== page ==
Now you should have a starting point to be able to reference the bind expressions in both boost and the C++11 standard library. I did it a very different way, but the same constructs are there all the same. You should now have some idea how monotonous developing template based, variadic functions can be without the ability built into the language. It used to be that any time you wanted to write a variadic interface that was templated you had to do it like this. Now, in C++11, we have variadic templates. In a future installment I may show how you would do all of this with variadic templates. Even though this language feature now exists however, it may not be prudent to use it in all cases where you’d do something like this. Variadic templates, as defined in C++11, require recursive processing. This means you can not replicate the constant time lookup of things like *boost::fusion::vector*. You could, however, implement much of the helper objects with variadic templates and build the vector argument list with them. Any time you do this though your compile times are going to be slower for the most part…so it’s a cost/benefit analysis that you’ll need to perform.

One very important aspect of this version you should pay special attention to is that at no point is there any virtual function being called, no pointer indirection (unless the F parameter is one) and absolutely no RTTI such as dynamic_cast. This means that although there’s a good 200 lines of code or so here, the compiler can and often will get rid of all of that and just call the function directly! All of the above can be inlined. If you use functor objects instead of function pointers I’ve actually seen compilers generate VERY tight, small, inlined code where no function calls exist. Thus C++ can be a very good language for environments where speed and/or memory footprint are tight, such as embedded platforms (contrary to what many C fans will say :P). Although my last article focused on how binders can be made easily with dynamic dispatch and thus could be implemented in languages like C or Objective-C, and “missed the point of C++” as one silly comenter mentioned, this article extends the exact same concepts but leverages the full power of the C++ typing and template system.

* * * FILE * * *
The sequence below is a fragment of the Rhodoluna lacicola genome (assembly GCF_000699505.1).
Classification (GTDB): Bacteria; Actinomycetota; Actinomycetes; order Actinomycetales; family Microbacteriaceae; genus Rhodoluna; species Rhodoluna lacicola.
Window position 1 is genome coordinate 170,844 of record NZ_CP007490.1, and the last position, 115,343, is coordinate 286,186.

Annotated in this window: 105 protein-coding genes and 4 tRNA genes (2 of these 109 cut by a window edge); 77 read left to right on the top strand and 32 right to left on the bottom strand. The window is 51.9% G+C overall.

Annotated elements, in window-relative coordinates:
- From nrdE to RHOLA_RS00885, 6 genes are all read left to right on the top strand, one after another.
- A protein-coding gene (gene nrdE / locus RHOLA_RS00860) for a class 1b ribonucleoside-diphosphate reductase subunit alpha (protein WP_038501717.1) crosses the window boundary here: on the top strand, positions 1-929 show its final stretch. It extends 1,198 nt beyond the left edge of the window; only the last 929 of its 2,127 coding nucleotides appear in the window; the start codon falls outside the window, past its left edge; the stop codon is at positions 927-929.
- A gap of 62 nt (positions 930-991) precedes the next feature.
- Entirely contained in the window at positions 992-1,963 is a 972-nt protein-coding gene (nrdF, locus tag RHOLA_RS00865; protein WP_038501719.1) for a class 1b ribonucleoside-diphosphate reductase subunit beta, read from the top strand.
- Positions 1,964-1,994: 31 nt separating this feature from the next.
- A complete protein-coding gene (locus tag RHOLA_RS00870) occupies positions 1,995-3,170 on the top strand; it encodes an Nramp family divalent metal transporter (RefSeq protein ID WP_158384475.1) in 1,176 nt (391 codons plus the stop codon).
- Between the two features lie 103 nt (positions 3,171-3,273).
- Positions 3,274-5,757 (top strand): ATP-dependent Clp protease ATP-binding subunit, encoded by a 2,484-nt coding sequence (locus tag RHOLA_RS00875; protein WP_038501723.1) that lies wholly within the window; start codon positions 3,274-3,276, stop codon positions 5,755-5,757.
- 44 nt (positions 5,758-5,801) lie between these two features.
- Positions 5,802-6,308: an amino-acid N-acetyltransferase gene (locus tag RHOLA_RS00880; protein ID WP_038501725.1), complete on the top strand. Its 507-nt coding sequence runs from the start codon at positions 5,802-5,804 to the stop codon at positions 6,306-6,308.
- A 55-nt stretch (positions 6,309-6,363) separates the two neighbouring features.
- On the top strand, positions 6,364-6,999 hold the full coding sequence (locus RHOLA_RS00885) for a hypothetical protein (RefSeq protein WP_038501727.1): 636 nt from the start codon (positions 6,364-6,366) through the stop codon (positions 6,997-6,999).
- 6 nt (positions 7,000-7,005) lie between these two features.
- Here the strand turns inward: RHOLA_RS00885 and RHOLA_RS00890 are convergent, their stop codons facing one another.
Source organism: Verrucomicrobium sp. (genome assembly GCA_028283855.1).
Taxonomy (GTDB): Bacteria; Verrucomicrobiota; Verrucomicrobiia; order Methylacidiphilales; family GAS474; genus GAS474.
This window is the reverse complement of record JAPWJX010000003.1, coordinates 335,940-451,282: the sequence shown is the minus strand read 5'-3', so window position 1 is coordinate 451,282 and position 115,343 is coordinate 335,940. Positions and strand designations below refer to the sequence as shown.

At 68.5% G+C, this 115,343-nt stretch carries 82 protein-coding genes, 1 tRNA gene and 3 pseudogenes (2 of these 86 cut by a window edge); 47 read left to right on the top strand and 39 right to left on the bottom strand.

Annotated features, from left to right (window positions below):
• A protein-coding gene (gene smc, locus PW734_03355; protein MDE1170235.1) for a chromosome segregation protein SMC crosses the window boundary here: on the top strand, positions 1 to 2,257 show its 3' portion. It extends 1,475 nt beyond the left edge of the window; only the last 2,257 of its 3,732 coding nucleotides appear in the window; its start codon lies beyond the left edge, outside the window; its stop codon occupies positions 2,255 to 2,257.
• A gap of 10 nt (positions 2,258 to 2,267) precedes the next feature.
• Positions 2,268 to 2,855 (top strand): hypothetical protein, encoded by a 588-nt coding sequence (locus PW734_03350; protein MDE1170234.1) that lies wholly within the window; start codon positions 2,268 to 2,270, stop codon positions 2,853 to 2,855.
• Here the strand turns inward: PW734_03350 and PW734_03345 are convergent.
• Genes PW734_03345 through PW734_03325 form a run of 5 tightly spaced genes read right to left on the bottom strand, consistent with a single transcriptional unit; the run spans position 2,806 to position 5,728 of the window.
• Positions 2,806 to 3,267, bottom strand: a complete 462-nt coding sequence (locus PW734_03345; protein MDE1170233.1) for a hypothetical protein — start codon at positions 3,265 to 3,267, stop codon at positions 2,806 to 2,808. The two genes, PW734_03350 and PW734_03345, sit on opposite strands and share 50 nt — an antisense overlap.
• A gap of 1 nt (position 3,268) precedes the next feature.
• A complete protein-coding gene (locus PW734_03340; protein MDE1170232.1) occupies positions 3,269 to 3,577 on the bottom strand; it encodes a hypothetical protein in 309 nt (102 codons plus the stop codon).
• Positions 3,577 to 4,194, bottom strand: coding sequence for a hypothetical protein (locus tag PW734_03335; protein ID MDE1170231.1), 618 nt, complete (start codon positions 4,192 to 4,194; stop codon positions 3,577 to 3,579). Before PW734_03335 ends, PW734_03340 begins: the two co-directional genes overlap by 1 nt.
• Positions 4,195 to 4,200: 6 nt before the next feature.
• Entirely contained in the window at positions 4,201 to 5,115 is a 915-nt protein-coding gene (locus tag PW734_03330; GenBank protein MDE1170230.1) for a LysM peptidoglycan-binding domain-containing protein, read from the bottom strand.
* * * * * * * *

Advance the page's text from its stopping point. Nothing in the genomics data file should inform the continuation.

Until next time, where I will discuss how the boost authors implemented the above and the additions they made, have fun.

This entry was posted on December 31, 2012 at 1:38 am and is filed under Template Metaprogramming, Uncategorized. You can follow any responses to this entry through the RSS 2.0 feed. You can leave a response, or trackback from your own site.

January 1, 2013 at 6:29 am